Massachusetts station opened on October 3, 1914 as the westernmost station on the Boylston Street Subway, an extension of the 1897-built Tremont Street Subway. Streetcars in the tunnel surfaced just east of Kenmore Square to the west. As with most subway stations built by the Boston Elevated Railway, Massachusetts included a streetcar transfer facility. The concrete building was built between Newbury Street and Boylston Street over the Boston and Albany Railroad tracks, serving as a bidirectional loop for the 76 Harvard - Mass. Station and 47 Mass. Station - Dudley lines running on Massachusetts Avenue.

M.T.A. era[edit]

The 76 route was converted to trackless trolley on September 18, 1949. The 47 route was bustituted on September 12, 1953, followed by the 76 on March 31, 1961.[2] The streetcar transfer station was then closed; a large dedicated bus shelter was built across Massachusetts Avenue for southbound riders, with an underground tunnel connecting from the subway station. The portion of the streetcar station over the railroad tracks was demolished around 1962 during the extension of the Mass Pike into downtown Boston.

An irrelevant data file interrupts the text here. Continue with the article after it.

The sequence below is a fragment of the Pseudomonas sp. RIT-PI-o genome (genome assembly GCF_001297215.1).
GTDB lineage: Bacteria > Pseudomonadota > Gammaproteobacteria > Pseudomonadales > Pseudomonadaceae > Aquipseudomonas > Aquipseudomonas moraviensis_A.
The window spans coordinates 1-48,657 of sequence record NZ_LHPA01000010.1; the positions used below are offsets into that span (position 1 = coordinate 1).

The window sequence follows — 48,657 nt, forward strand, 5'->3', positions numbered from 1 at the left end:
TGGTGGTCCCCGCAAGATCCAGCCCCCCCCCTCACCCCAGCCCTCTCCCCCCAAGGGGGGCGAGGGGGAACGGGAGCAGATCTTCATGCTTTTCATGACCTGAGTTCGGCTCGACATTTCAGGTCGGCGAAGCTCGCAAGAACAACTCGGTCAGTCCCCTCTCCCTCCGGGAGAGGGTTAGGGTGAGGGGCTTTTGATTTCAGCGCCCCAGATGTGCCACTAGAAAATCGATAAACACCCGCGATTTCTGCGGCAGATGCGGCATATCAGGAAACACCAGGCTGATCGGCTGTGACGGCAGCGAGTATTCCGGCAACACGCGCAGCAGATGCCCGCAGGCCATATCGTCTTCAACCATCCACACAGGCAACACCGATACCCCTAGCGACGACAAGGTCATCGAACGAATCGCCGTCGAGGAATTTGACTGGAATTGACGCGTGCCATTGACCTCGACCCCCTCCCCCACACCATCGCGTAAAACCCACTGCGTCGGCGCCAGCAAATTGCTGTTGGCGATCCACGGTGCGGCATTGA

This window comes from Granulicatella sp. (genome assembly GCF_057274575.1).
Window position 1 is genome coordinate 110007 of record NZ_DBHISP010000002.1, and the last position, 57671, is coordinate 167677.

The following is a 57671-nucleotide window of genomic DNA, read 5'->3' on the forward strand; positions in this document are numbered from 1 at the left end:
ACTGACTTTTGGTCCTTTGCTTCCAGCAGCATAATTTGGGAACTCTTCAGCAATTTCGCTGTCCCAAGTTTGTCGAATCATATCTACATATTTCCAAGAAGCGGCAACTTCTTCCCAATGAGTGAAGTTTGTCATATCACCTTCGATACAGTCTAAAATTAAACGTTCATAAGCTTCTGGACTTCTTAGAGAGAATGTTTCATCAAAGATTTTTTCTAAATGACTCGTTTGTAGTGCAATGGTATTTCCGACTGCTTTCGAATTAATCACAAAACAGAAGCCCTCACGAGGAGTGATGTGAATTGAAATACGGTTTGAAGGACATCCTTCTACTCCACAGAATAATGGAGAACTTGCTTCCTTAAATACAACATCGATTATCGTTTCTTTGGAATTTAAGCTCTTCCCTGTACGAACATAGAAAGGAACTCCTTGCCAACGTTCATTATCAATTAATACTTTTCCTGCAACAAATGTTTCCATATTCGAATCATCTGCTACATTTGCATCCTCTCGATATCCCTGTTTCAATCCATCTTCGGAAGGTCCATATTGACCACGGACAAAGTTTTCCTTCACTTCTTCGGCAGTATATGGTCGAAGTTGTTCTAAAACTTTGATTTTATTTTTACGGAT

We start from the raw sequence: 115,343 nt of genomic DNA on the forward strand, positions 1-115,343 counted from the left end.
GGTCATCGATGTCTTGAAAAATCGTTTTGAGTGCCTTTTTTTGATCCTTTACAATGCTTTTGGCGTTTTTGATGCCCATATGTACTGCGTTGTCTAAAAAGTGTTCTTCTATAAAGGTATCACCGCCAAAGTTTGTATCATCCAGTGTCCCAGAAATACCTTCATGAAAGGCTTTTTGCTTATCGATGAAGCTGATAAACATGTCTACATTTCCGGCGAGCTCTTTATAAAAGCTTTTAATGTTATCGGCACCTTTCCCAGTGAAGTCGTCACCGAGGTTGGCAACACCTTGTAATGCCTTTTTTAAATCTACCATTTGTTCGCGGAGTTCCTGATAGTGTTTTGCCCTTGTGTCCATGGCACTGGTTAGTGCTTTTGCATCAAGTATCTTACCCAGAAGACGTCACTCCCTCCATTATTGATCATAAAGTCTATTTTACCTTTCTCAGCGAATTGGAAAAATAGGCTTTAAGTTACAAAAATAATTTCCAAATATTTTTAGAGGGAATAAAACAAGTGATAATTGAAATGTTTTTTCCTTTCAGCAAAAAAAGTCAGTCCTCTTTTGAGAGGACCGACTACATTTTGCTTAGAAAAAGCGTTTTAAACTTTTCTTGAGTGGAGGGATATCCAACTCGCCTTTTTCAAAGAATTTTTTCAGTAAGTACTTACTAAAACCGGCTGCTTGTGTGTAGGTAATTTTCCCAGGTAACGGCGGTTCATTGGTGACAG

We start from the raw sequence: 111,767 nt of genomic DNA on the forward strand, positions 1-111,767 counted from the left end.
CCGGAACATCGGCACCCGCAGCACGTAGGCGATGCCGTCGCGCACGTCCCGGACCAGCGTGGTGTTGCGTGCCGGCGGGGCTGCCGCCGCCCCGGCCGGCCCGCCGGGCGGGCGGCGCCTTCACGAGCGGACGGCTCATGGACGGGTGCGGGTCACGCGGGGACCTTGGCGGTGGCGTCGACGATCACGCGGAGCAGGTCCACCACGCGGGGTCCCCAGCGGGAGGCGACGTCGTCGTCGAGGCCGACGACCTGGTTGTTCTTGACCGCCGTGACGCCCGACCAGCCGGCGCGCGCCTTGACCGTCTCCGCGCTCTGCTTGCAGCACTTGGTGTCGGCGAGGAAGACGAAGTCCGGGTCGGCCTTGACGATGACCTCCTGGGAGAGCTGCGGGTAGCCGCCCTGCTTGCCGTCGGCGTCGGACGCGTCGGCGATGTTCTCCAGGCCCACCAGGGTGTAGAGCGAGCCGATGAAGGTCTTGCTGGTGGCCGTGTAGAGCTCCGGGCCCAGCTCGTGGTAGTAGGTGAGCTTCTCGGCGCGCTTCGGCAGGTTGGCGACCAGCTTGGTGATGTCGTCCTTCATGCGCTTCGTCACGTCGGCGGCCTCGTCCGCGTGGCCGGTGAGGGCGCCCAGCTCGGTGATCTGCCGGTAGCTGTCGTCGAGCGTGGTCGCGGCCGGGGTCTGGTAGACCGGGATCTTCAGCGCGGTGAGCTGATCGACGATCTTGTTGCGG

MBTA era[edit]

The station was renamed to Auditorium in 1965 upon the completion of the War Memorial Auditorium (later renamed Hynes Memorial Auditorium).[2][3] The Auditorium was replaced by the Hynes Convention Center in 1988; two years later, the station was renamed Hynes Convention Center/ICA after the new building and the nearby Institute of Contemporary Art.[2]

The tunnel to the bus shelter was closed due to security concerns in the 1990s; passengers must now cross at an adjacent crosswalk. In November 2006, shortly after the ICA relocated from its nearby location on Boylston Street to a new building on the South Boston Waterfront, the station was renamed a third time to Hynes Convention Center.[2]

Planned renovations[edit]